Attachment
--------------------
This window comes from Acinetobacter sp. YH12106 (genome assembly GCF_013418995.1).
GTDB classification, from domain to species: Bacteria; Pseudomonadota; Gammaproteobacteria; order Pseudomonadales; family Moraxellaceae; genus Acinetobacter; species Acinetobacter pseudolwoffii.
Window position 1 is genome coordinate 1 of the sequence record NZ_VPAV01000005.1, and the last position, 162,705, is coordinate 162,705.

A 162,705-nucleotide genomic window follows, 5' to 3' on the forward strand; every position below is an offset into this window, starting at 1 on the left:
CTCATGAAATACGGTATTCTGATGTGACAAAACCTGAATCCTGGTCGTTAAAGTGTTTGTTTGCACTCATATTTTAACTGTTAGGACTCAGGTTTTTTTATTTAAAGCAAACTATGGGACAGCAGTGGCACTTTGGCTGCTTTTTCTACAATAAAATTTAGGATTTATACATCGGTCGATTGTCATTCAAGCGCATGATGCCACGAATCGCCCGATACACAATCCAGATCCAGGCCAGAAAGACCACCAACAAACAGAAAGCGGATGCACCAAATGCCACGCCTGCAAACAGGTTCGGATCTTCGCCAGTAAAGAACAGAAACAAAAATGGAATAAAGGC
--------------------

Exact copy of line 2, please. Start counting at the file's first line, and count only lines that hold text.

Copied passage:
GTDB classification, from domain to species: Bacteria; Pseudomonadota; Gammaproteobacteria; order Pseudomonadales; family Moraxellaceae; genus Acinetobacter; species Acinetobacter pseudolwoffii.